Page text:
We moved to Paris four months ago, and we are still in survival mode. With non-existent French on my part and an ongoing refresher for John Hugh, we are navigating everything in French. Every day has challenges that can easily drill down into defeat, depression, or despondency.
We are outsiders in France so we are coming into a brand new world with different cues. I learned today that the French never ask anyone if they are full after a meal – only if they have enjoyed the meal – because feeling full is not the point of a French meal. The flavors, the ambiance, the array of dishes titillating your palette are the highlights, just as they were in the 6 course French meal we enjoyed on Christmas Day. How opposite of American culture where big portions ensure that satiety and feeling stuffed is the point of the meal!
Christmas is a season of lights. As an outsider here, I can easily scurry to the dark corners of the room. I am learning French, but it’s still hard to begin a conversation when my limited vocabulary engenders the imagination of a 3 year old. I am forcing myself outside my comfort zone all day long.
Our schedules are so full with daily living struggles. Simple things like one of our sons still sleeps on the floor because we haven’t had time to buy bunk beds or our laundry dryer died and because of delivery delays, we had to get creative without a dryer for nearly 1 month. I can’t call or text friends as easily as I have in the past. The 7 hour time difference doesn’t help: my US friends are just finishing up their day at 5pm when it’s past midnight Paris time.
In the past, Christmas has always been the hardest season for me. It’s been a reminder of family I no longer have with me: my father passed at the tender age of 60 nearly 20 years ago. Living outside the US all of my childhood, I struggled with the idea of returning home for Christmas because my homes growing up were transient and impossible to return to. I felt a loneliness and darkness in the Christmas season – a lingering mourning.
So this year, it’s been an incredible surprise to find joy in surviving. We have the smallest Christmas tree ever as a couple. It’s a standard size for a small French home, but as Americans, I think John Hugh is still in mourning. We didn’t engage in many of our family Christmas traditions like a nightly Advent devotion or decorating the tree together because we had to scrounge around to find our ornaments in boxes still packed. My kids had to manage with gifts ordered last minute, and John Hugh and I ran out of time to do a proper gift exchange as a couple.
If you can’t manufacture joy with a resplendent Christmas tree or a gathering of close friends at your fingertips, you have to find joy in the unexpected. One of the best gifts of moving abroad with our children is expectations are shattered. Everything is different, so instead of being upset when you don’t get what you expect, you expect the unexpected.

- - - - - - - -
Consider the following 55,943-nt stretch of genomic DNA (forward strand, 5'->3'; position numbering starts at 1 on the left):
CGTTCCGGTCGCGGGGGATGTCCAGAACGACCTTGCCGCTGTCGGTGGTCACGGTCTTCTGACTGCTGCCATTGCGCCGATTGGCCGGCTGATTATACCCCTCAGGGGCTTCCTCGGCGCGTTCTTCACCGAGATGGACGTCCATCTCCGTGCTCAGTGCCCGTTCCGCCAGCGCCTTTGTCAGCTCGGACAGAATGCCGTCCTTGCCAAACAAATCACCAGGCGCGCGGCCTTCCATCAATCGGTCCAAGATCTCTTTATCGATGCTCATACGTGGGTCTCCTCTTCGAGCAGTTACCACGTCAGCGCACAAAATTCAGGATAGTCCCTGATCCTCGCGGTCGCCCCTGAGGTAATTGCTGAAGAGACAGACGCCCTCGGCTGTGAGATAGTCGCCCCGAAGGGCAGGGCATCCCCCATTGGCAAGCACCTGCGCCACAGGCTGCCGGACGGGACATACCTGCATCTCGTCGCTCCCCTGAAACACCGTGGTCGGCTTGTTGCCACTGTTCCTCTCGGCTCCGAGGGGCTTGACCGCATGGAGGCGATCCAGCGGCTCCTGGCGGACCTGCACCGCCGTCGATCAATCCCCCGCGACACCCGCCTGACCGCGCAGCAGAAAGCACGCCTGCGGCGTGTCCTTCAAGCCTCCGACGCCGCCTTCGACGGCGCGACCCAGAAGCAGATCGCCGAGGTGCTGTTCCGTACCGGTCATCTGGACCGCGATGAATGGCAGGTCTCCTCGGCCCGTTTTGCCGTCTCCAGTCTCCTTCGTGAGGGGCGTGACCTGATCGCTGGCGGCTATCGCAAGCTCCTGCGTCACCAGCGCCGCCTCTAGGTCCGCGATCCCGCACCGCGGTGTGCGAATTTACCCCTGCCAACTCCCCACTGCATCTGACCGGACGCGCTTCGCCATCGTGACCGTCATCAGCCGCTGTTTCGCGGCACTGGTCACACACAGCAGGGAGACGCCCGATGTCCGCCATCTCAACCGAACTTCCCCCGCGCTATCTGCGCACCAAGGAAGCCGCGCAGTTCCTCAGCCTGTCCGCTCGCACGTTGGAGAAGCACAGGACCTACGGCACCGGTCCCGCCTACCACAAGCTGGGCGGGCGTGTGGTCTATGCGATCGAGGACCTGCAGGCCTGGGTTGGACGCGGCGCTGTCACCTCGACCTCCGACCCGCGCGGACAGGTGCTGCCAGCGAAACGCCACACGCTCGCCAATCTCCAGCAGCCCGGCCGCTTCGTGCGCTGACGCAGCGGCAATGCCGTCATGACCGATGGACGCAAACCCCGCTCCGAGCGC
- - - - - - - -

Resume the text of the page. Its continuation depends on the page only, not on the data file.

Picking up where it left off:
The joy I feel is joy in the midst of uncertainty. I am a stranger in this foreign land, and I can’t fix everything around me like I could in my native country. The only way to navigate a foreign territory is with hope. Christmas always reminds me God put His hope to amidst us, in our everyday struggles – Jesus as Emmanuel – and not much is to be envied being born in a cave or a stable or the very least, outside the splendor deserving of a king.
I don’t have to be upset when things don’t go my way because this is not my final home. As foreigners in a new terrain, I already have a glimmer of not putting all my joy in my earthly home. But that does not mean I am passive with the challenges in front of me. When a fellow church member informs me on Christmas Eve about a local Paris program where I can practice my French by being matched with the refugee community in a French-English exchange, I know the unexpected is my friend.
How do you define joy? I define it as something that can never be taken from me. Another Christian pastor defines joy with this quote as a contrast to other world-views (secular or other religions):
“While other world-views lead us to sit in the midst of life’s joys, foreseeing the coming sorrows, Christianity empowers its people to sit in the midst of this world’s sorrows, tasting the coming joy.”
– Tim Keller
Because joy is not meant to be felt fully in this life, I can see everything as a welcome challenge. I even challenge my children in the same way, making my oldest give his demanding French coach a big hug at the end of a grueling swim meet, and she surprisingly hugging him back! He didn’t want to give her the hug because he was taking a risk sharing his joy and we were told this swim coach would give a thumbs up once in 3 years of swimming with her, but joy can be infectious! In my mid-40s, it’s life-changing to willingly leave a very comfortable and safe and predictable old life in the United States and start over in France. The best gift is finding joy in surviving and hopefully never losing this perspective.
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